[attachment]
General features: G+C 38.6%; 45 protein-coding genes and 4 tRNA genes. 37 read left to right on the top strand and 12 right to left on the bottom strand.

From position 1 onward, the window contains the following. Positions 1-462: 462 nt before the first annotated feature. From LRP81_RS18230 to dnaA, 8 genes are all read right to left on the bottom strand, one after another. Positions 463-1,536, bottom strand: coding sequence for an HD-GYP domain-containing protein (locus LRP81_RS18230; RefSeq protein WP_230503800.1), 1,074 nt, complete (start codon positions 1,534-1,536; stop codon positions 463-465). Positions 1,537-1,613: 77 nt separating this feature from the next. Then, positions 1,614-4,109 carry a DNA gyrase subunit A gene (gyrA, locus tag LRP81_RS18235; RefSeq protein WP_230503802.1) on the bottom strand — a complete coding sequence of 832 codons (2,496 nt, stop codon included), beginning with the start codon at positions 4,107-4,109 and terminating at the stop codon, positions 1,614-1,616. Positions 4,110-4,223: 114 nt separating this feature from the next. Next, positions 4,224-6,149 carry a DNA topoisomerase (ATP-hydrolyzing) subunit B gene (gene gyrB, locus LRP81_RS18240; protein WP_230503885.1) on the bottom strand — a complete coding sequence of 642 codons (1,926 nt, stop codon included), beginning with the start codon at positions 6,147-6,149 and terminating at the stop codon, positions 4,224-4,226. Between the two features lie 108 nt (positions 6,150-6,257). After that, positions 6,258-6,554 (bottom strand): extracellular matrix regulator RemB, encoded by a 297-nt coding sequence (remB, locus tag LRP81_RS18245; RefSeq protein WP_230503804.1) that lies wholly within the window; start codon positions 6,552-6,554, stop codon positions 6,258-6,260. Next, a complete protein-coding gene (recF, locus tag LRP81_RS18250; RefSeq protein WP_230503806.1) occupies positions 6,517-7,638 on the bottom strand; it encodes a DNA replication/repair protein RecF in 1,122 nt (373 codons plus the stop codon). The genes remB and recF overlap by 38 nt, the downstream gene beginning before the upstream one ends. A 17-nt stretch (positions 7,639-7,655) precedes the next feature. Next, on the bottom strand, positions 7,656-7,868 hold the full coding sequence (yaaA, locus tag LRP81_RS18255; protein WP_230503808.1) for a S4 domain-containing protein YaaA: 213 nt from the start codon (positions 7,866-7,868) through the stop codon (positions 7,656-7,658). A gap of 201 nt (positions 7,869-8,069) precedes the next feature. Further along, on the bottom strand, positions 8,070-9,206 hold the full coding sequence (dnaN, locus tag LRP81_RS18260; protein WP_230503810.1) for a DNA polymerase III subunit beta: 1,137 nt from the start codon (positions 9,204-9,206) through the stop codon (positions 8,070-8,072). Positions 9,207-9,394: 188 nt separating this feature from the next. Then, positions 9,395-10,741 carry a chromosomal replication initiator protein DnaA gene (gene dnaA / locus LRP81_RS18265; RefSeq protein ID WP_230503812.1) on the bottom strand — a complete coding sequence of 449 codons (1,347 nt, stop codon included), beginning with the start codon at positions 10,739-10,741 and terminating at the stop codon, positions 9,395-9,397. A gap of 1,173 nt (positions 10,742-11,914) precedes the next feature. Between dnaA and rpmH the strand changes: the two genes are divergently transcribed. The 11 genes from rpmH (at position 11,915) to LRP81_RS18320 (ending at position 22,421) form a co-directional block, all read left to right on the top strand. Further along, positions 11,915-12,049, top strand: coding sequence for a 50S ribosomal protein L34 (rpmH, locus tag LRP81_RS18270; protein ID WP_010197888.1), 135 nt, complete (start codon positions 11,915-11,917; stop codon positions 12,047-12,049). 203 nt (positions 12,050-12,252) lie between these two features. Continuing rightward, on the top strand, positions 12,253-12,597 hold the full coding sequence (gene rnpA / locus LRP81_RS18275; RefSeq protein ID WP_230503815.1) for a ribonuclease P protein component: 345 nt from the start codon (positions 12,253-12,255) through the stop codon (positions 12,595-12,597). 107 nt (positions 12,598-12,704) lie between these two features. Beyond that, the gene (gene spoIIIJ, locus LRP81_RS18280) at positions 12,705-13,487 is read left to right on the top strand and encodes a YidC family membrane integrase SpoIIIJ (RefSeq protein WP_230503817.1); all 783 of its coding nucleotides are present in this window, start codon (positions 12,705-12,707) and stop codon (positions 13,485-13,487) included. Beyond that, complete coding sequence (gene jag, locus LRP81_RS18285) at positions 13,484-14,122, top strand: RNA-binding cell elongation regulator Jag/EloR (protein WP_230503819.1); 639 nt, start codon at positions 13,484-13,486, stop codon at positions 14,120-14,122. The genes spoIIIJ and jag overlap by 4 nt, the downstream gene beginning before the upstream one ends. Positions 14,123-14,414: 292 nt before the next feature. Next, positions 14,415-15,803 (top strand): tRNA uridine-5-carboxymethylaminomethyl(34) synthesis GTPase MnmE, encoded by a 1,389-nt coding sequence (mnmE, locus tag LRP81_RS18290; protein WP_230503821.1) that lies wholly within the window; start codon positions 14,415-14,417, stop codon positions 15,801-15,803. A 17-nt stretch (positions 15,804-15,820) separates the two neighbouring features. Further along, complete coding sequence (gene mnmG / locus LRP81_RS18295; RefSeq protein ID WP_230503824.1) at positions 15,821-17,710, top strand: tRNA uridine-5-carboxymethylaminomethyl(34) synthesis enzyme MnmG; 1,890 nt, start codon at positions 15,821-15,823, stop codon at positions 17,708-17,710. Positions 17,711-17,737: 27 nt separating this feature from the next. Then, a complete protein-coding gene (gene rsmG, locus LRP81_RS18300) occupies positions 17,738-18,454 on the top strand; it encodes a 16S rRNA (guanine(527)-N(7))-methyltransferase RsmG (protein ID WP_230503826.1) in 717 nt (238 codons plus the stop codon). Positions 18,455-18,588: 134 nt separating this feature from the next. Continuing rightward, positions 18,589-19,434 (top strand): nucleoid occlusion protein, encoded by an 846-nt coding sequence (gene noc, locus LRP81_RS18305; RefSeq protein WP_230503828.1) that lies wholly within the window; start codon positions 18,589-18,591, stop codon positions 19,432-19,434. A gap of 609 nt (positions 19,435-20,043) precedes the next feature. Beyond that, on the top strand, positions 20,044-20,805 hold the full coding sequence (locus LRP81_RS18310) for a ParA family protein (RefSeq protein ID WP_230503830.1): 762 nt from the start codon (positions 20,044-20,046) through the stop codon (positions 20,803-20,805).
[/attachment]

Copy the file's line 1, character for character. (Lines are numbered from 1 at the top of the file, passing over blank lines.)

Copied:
General features: G+C 38.6%; 45 protein-coding genes and 4 tRNA genes. 37 read left to right on the top strand and 12 right to left on the bottom strand.